"Chuffed to bits," is how Gary Kemp feels with the realisation that a song he wrote when he was barely out of short trousers has become the default anthem of the London Olympics.
Tony Hadley performs karaoke to his own Spandau Ballet song, Gold, for the pleasure of a delighted Team GB
Never mind any techno wizardry or specially-commissioned rock 'Musings', it is Spandau Ballet's Gold that has summed up the mood of the nation as we have rocketed up the medals chart over the part fortnight.
On Olympics Tonight, the BBC's late-night offering, it was the music that cued star guests walking across the studio to move the flimsy arrow ever further up the Blue Peter-style medalometer.
And last night saw lead singer Tony Hadley make his way to GB House and perform it, without instruments, for the athletes... watch this karaoke-fest above.
"Half of them must have wondered who that old man was singing was," muses Kemp.
And this morning on Absolute Radio, breakfast host Christian O'Connell persuaded his bosses to let him play the tune a staggering 29 times. Surely that must have got a little tiring, even for this triumphant nation?
"They mixed it up, once for each medallist," Gary admits. "They had David Tennant read some of the lyrics on one occasion, and Newton Faulkner came in to perform an unplugged version. So at least it was a bit varied."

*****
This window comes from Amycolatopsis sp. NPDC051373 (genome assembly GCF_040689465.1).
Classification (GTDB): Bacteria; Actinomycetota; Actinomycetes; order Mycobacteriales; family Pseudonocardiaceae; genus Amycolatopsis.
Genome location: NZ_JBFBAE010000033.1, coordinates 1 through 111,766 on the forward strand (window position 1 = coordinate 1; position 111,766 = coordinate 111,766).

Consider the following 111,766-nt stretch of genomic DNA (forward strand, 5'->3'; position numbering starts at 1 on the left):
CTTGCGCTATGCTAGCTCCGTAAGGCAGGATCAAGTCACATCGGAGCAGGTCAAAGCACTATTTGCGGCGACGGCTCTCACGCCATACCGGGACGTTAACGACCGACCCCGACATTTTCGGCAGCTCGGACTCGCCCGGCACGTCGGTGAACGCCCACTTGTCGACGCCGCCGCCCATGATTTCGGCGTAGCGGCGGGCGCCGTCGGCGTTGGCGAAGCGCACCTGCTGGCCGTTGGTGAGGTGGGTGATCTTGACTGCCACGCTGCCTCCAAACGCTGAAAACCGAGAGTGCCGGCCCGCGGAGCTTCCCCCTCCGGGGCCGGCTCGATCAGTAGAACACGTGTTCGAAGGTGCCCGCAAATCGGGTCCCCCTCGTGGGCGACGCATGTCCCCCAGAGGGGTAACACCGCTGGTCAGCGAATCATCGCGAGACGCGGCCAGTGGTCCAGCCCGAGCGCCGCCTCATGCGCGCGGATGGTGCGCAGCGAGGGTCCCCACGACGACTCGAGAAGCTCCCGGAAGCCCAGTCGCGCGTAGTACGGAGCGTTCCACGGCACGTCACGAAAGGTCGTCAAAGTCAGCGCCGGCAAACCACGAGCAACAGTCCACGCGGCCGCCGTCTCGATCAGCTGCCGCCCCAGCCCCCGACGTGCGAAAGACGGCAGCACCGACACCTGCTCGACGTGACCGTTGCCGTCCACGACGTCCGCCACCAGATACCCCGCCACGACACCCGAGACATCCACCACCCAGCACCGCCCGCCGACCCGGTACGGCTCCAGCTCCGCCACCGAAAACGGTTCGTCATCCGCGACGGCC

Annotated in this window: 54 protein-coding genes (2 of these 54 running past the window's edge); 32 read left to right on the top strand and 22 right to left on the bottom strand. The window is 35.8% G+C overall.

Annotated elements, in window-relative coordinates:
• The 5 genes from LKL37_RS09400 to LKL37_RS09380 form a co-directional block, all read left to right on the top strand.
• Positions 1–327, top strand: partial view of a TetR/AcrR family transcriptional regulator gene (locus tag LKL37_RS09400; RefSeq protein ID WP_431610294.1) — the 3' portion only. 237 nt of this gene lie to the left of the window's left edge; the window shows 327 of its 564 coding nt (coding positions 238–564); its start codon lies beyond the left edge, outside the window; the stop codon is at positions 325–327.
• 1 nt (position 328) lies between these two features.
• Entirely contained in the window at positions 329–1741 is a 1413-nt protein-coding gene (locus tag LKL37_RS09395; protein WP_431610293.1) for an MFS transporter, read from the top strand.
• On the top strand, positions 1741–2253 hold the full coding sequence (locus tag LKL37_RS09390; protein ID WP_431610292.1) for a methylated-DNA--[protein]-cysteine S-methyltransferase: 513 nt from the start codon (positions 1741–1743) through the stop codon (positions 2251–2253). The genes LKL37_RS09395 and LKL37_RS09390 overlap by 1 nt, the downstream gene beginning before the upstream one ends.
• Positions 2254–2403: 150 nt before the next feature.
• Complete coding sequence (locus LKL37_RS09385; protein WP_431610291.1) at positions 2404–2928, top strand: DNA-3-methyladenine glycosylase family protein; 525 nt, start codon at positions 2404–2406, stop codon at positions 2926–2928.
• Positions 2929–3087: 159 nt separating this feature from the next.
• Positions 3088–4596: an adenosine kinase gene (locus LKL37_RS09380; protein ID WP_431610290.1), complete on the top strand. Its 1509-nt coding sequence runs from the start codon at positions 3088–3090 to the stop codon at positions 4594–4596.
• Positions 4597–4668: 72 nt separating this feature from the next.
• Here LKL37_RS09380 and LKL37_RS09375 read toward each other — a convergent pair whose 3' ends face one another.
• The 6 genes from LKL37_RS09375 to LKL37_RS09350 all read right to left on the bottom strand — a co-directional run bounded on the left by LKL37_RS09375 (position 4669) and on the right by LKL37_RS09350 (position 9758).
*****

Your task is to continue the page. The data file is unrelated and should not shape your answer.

The song was written nearly three decades ago, when Kemp and his Spandau Ballet pals were in their pop prime, and the band's chief songwriter decided to get ambitious.
"To be honest, I was really trying to write a Bond theme," Kemp reflects now. "I was influenced by all those East European instruments, and trying to sound like John Barry.
"It's an anthemic piece, all about being in love, getting your heart burned, but keeping going."
As it was, Gold ended up being Spandau's biggest-ever pop seller, behind their big ballad True, written around the same time. Why were those years so prodigious for Kemp as a songwriter?
"I just think when you're that young, and in love, you have no cynicism," he explains.
"So when you get your heart broken, there's nothing like it, you have no way of dealing with it, and that's great for creativity. It's a great time in your life to be a writer or musician, or creative in any way.
"I always thought True would be the one that killed it in concerts, but it's actually Gold. Apparently, they play it last thing at night, use it to clear student union bars, so there's obviously still some life in it."
Besides his accidental starring role, Kemp has been as wrapped up in the Olympics as everyone else.
"All my middle-class friends told me it was time to leave town, but I thought there's been no better time to be there, and soak up the atmosphere. I just hope we can find a way of channelling all this good humour and keep it going."
Come on Gary, just always believe in yourself, surely...
PS Yes, I did ask him if he was going to be watching his brother Martin in the forthcoming Celebrity Big Brother lineup. Apparently... he knew nothing. He could only say for sure, "It's not me."
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